Topic: Tsarskoye Selo
Grand Duchess Elena Vladimirovna of Russia and Prince Nicholas of Greece and Denmark on their wedding day in the Portrait Hall of the Catherine Palace. Photo by L. Gorodetsky, 1902. Photo © Tsarskoye Selo Palace Museum-Preserve.
A unique exhibition opens today at the Upper Bathhouse of the Catherine Park in cooperation with the ROSPHOTO State Museum & Exhibition Centre, which tells how photography came to Tsarskoye Selo, how the tsar’s court influenced a fashion for photography, and how the Romanov family helped boost the quality of daguerreotypes and photographs in Russia.
After the first pewter-plate photograph was taken by Joseph Nicephore Niepce in 1826 and then his partner Louis-Jacques-Mande Daguerre invented a photographic process using silver on copper plate in 1839, the daguerreotype came to Russia during the reign of Tsar Nicholas I and was called “writing with light”.
Photography became a favourite hobby of the Tsar’s family which, like any other, loved its life chronicled in pictures. The photographs of the “most august family” used for the press and postcards were taken by professionals, who wore awarded the title “Supplier to the Imperial Court and Photographer” after 8–10 years of flawless service.
During Alexander III’s reign, photography bloomed and competed with portrait painting. Tsar Nicholas II, his wife Alexandra, their children, Dowager Empress Maria Feodorovna and Grand Duke Sergei Alexandrovich took photography lessons from professional “light-writers”. Particularly noteworthy in the current exhibit are a touching photograph of the little Tsarevich Alexei standing together with a guard near a snow-covered Alexander Palace and an album of photographs taken by Anna Vyrubova, Tsarina Alexandra’s lady-in-waiting and close friend.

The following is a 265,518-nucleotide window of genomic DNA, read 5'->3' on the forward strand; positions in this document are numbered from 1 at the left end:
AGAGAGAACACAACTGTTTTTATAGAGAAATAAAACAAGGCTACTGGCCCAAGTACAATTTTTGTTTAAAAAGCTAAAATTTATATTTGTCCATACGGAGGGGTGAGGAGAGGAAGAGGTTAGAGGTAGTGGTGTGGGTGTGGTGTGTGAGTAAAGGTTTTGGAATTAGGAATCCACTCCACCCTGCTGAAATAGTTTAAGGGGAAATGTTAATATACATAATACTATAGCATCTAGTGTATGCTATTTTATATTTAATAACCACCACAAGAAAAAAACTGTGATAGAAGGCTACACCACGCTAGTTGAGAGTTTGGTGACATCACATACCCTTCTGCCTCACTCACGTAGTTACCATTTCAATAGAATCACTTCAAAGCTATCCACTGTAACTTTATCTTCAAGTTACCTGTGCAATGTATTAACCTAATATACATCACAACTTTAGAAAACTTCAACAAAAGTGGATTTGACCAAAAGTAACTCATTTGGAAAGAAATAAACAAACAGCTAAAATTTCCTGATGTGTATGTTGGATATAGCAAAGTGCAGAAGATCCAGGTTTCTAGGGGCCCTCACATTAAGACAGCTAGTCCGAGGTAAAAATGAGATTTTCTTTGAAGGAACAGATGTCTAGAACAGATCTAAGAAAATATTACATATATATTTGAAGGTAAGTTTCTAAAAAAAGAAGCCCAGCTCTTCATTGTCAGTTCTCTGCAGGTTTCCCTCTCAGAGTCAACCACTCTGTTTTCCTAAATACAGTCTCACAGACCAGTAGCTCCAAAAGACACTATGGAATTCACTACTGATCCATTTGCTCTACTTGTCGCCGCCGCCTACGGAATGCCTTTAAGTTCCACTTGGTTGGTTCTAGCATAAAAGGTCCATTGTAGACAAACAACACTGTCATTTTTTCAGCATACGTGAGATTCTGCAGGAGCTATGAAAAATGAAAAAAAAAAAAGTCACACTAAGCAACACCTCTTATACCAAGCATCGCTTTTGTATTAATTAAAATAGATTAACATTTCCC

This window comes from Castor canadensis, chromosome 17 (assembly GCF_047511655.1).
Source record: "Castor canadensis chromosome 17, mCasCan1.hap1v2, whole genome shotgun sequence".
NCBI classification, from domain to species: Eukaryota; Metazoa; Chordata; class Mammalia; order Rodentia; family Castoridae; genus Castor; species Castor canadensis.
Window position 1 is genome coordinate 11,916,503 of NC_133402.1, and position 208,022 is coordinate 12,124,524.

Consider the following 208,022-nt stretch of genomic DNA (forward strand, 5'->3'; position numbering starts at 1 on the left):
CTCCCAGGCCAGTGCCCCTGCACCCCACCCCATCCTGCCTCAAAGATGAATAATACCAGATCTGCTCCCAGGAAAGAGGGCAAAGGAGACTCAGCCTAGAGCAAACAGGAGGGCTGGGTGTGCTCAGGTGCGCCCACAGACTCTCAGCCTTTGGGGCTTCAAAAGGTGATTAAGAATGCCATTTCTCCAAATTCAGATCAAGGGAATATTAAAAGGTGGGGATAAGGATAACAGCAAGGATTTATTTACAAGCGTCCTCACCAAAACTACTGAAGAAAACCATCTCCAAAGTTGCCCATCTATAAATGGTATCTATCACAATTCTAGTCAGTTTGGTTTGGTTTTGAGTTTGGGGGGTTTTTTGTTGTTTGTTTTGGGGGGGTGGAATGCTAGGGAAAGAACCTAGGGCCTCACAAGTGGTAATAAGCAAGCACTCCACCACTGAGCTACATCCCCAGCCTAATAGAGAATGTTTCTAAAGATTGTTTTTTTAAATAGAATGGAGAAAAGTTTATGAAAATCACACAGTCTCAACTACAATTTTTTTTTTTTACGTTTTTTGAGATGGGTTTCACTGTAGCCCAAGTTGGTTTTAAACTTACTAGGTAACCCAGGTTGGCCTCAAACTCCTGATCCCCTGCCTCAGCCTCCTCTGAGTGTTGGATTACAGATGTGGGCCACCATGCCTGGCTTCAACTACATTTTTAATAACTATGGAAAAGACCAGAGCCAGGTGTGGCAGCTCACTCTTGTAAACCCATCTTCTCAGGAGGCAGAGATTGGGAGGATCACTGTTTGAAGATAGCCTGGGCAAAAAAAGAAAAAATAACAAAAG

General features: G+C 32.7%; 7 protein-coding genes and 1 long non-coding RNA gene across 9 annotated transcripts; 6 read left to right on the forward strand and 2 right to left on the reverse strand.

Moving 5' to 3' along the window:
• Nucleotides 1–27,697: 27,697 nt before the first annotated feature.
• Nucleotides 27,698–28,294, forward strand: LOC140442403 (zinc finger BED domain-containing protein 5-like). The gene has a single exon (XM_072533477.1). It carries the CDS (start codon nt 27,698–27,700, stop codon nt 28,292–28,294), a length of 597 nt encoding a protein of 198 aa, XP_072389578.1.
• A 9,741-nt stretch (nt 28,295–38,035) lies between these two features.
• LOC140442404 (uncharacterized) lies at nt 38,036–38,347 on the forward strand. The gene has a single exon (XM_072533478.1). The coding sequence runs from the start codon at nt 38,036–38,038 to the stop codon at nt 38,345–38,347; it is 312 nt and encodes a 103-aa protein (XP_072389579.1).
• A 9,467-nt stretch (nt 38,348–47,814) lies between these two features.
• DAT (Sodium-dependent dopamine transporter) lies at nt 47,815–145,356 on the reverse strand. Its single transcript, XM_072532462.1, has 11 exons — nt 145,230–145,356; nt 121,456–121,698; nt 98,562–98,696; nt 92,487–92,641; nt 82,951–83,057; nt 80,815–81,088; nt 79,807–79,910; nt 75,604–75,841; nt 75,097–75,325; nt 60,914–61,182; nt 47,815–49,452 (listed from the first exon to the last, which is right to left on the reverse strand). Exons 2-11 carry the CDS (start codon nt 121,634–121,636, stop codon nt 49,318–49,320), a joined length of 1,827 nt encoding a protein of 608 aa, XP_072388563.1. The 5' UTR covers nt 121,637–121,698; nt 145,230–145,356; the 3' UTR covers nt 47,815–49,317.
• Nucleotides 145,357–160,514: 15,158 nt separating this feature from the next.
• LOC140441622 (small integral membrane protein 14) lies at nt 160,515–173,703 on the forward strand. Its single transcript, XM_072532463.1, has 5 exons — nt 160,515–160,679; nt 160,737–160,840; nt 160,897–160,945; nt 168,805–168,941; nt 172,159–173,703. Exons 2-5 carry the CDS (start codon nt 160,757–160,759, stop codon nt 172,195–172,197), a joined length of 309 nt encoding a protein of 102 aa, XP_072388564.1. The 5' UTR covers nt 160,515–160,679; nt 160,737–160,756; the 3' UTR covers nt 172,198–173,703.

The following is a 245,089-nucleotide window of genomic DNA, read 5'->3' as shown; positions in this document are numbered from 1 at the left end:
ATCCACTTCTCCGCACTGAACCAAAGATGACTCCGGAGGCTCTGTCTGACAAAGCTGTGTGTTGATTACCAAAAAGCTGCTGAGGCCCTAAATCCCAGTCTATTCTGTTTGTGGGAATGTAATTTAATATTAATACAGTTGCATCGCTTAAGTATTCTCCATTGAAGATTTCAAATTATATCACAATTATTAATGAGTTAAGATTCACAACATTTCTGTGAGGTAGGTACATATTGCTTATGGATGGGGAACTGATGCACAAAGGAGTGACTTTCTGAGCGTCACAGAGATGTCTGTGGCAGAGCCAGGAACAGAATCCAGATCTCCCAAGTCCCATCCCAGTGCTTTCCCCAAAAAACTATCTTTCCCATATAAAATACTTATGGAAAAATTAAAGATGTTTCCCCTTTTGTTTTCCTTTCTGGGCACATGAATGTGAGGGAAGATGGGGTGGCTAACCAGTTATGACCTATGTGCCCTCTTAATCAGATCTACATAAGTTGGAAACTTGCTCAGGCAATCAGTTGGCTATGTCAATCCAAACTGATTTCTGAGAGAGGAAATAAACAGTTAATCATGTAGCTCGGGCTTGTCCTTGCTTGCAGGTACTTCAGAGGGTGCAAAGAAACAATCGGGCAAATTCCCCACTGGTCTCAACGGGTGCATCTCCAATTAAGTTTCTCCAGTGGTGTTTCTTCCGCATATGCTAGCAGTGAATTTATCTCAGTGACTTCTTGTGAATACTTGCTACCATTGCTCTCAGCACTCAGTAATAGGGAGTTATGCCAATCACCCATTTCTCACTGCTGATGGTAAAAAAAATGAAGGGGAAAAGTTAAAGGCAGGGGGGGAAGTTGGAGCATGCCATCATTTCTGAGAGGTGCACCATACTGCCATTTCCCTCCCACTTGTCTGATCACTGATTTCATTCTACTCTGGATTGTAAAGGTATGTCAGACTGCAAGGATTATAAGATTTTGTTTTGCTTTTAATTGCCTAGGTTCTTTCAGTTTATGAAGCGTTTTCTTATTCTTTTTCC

In 1860 the architect Ippolito Monighetti built an addition to the Llama Pavilion in the Alexander Park, which was used by the Romanovs as a photography studio and laboratory. After the Tsar’s special permission of 1866, photographic ateliers opened in the town of Tsarskoye Selo: Mikhail Kozlovski’s on Konyushennaya St, the workshop of Wilhelm Lapré on Moskovskaya St, and the photographic studio “K.E. von Gann and Co” of Alexander Yagelsky on Shirokaya St.
Besides showing part of the museum’s exhaustive photographic collection, the exhibit gives visitors a chance to feel as if they are in a Tsarskoye Selo photographic studio of the past.
The Exhibition is open through September 30, 2012, from 11.00–19.00 (tickets until 18.00). Closed on Thursdays and Fridays. Admission for adults is 100 rubles.
© Tsarskoye Selo Palace Museum-Preserve. 20 June, 2012